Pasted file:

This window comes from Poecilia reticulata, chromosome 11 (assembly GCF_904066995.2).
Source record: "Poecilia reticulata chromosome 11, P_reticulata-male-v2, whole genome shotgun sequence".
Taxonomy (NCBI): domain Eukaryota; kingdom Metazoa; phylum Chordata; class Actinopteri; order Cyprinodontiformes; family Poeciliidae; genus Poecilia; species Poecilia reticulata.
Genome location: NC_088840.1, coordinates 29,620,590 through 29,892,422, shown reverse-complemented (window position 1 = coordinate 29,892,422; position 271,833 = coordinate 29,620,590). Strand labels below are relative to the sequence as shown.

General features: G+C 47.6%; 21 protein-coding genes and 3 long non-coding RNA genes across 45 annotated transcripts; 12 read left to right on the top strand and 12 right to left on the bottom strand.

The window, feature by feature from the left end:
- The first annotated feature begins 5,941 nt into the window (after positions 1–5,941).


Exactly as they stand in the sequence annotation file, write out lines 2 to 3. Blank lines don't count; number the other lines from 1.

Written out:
Source record: "Poecilia reticulata chromosome 11, P_reticulata-male-v2, whole genome shotgun sequence".
Taxonomy (NCBI): domain Eukaryota; kingdom Metazoa; phylum Chordata; class Actinopteri; order Cyprinodontiformes; family Poeciliidae; genus Poecilia; species Poecilia reticulata.